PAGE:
China’s manufacturing boom lost a little momentum in the final month of the year, though it still continued to expand strongly, a survey released yesterday showed.
The HSBC China Manufacturing Purchasing Managers Index dipped to a three-month low of 54.4 this month from November’s 55.3 on a 100-point scale where numbers above 50 show activity expanding. It is based on responses from about 400 companies.
Production still expanded at a steep pace this month and did not slow enough to allow factories to cut down on order backlogs, HSBC said. To keep up with the work, companies were forced to hire more staff.
Inflation concerns also persist, with factories reporting that input prices continued to rise, although they too eased to the slowest increase in three months.
Prices for raw materials, energy and other supplies needed to make goods rose for the fifth month in a row, survey respondents said. They said prices for basic metals were particularly strong.
As a result, manufacturers continued to pass on their higher costs to customers by charging them more for their goods, HSBC said.
Inflation is a big concern in China. Officials raised interest rates on Saturday for the second time in little more than two months after inflation jumped to 5.1 percent last month, a 28-month high.
A frenzy of lending over the past two years has helped China rebound quickly from the global crisis. Still, combined with bad weather and rising global commodity prices, the lending has also complicated efforts to cool inflation.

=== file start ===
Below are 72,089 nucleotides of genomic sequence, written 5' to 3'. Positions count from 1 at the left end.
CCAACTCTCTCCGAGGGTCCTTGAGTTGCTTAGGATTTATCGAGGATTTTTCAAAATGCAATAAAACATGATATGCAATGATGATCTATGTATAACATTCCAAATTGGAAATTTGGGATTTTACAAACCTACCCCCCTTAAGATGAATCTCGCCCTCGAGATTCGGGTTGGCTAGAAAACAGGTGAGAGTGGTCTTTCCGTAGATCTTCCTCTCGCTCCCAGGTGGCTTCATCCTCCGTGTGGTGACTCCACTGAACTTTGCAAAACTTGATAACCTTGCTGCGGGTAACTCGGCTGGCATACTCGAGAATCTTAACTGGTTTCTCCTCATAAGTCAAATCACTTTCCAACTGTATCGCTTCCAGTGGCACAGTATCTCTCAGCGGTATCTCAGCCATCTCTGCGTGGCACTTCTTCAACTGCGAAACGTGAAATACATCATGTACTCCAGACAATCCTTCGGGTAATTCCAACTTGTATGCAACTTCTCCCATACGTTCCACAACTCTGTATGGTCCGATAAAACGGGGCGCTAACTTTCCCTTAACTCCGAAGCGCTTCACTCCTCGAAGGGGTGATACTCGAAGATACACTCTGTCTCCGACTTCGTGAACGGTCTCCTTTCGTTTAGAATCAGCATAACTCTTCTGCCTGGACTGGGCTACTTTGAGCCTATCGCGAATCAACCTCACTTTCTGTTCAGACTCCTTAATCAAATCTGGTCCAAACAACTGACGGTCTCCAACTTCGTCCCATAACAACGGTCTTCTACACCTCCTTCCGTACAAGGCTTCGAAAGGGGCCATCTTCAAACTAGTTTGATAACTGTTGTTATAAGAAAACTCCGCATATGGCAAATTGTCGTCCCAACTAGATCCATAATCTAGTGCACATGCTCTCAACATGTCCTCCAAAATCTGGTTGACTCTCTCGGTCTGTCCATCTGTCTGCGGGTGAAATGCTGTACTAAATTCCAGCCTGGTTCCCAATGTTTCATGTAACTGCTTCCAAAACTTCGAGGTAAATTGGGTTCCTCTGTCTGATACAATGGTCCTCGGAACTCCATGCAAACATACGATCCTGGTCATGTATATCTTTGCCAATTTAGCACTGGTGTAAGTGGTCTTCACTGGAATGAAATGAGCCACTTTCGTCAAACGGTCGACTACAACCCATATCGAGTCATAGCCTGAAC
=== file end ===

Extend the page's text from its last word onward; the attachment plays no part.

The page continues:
“Inflation rather than growth still remains as the top policy concern, despite the moderation in December’s manufacturing PMI reading,” said Qu Hongbin (屈宏斌), HSBC’s chief economist for China.
Qu said he expects authorities in Beijing to take further tightening measures, including additional modest interest rate increases.
Domestic demand appears to be strengthening, the report said, with data suggesting new orders came mainly from the domestic market, while new export business rose at a much slower rate than total new orders.
Meanwhile, the yuan rose to a record of 6.613 against the US dollar yesterday after Sheng Songcheng (盛松成), head of the central bank’s statistics and analysis department, said small and gradual appreciation of the yuan has benefited China’s economy more than hurt it.
The yuan’s appreciation has helped Chinese companies lower the cost of imported goods and improve competitiveness, Sheng said in a speech published yesterday by the Financial News newspaper.
It has also increased imports, helping improve China’s balance of international payments and thereby ease pressure from rapid foreign exchange inflows, Sheng said.
Sheng spoke citing a “recent” central bank survey of about 5,000 industrial companies and 2,100 exporters in 12 provinces, without saying when it was conducted.
A 3 percent appreciation against the US dollar may help boost China’s imports by 0.3 percent, reduce exports by 0.6 percent and narrow the trade surplus by 6 percent, Sheng said, citing the central bank’s estimates.
The 3.06 percent appreciation of the yuan from June 19 to Wednesday would help lower China’s inflation by about 1.04 percentage points, Sheng said.